No Place for a Lady
The Life Story of Archaeologist Marjorie F. Lambert
In this delightful biography, we gain insight into a time when there were few women establishing full-time careers in anthropology, archaeology, or museums. Shelby Tisdale successfully combines Lambert’s voice from extensive interviews with her own to take us on a thought-provoking journey into how Lambert created a successful and satisfying professional career and personal life in a place she loved (the American Southwest) while doing what she loved.
Through Lambert’s life story we gain new insight into the intricacies and politics involved in the development of archaeology and museums in New Mexico and the greater Southwest. We also learn about the obstacles that young women had to maneuver around in the early years of the development of southwestern archaeology as a profession. Tisdale brings into focus one of the long-neglected voices of women in the intellectual history of anthropology and archaeology and highlights how gender roles played out in the past in determining the career paths of young women. She also highlights what has changed and what has not in the twenty-first century.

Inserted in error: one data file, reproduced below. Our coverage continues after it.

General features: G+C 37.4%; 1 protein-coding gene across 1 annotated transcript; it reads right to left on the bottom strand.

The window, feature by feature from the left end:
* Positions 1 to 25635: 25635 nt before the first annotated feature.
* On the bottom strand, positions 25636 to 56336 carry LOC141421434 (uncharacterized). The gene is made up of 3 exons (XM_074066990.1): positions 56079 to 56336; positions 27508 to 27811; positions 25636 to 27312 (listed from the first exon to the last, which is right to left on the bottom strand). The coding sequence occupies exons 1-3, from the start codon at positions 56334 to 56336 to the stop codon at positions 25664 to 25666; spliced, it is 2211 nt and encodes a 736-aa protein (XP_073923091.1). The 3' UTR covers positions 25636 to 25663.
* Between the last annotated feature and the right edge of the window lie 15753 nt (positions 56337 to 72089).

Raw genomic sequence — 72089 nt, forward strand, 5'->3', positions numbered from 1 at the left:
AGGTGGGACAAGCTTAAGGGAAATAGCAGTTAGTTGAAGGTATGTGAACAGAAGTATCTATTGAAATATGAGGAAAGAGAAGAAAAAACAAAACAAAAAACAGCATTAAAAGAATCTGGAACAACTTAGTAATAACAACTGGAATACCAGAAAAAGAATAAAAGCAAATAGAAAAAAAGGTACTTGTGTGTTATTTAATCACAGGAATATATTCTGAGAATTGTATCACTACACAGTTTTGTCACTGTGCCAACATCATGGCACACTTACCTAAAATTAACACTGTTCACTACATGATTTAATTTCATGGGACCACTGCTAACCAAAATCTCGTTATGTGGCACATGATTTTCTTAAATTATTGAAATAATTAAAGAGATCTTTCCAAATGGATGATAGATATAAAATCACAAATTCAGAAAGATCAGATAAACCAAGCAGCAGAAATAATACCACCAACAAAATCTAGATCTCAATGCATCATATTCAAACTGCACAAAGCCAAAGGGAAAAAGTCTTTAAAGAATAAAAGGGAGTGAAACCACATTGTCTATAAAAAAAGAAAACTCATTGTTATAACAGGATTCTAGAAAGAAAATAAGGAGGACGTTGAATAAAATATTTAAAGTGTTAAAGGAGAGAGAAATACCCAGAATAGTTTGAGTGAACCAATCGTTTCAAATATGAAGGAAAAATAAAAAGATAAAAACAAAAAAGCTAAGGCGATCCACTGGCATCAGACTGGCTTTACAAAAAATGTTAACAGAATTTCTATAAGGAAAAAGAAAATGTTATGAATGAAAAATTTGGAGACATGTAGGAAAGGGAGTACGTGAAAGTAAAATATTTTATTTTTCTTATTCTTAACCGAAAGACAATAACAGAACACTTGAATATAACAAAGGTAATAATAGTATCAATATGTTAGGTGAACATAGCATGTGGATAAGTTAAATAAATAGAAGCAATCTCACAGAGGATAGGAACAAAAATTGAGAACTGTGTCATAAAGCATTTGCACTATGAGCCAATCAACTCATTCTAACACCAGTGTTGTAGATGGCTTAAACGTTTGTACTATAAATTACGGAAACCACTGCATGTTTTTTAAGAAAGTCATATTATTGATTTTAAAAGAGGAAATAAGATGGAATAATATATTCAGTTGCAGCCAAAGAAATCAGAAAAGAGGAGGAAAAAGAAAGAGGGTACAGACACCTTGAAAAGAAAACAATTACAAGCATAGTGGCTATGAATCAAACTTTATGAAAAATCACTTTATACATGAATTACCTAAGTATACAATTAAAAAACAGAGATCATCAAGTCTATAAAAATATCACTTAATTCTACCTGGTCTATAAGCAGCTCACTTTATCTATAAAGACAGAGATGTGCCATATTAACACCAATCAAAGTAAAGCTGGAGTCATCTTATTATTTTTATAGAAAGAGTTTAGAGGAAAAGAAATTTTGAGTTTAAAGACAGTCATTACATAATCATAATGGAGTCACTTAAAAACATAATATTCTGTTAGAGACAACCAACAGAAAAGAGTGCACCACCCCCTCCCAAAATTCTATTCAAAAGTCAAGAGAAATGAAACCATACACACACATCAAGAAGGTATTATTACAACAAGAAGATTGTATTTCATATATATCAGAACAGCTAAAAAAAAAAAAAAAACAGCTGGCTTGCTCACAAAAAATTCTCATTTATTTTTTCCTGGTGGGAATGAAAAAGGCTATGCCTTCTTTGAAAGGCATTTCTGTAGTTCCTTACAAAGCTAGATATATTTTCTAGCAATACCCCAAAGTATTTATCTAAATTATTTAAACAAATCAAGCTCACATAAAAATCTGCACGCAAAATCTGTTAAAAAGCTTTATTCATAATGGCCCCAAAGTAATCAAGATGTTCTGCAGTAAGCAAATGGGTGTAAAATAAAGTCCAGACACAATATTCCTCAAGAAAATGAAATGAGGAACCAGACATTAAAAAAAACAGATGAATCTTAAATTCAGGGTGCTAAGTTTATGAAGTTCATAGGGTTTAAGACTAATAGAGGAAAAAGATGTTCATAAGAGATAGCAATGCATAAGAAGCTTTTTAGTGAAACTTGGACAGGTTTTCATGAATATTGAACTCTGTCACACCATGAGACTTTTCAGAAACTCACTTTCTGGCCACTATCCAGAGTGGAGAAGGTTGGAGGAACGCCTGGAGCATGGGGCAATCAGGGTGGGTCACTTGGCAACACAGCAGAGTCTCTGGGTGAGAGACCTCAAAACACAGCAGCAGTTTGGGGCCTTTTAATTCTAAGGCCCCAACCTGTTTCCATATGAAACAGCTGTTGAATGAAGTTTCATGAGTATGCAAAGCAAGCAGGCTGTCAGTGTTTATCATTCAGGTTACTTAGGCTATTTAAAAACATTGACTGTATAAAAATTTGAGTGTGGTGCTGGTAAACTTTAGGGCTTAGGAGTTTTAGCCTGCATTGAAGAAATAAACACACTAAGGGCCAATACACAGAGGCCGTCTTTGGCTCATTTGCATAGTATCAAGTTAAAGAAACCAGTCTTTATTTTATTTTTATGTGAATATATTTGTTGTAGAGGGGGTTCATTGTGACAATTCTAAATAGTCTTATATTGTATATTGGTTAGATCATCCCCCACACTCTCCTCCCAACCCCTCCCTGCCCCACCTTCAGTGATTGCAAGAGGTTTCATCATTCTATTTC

Women’s voices have long been absent throughout history, and Marjorie Lambert’s story adds to the growing literature on feminist archaeology.
“Marjorie Lambert spent a lifetime working as an archaeologist and museologist in Santa Fe, collaborating with Indigenous, Hispanic, and American peoples to learn about their histories, societies, and cultures. Devoted to her multifaceted community and region, Lambert’s career serves as a model for how women have had to create their own career paths in the face of unacknowledged bias, and as a result were professionally innovative and lived fascinating lives.”—Nancy J. Parezo, co-author of A Marriage Out West: Theresa and Frank Russell’s Explorations in Arizona, 1900–1903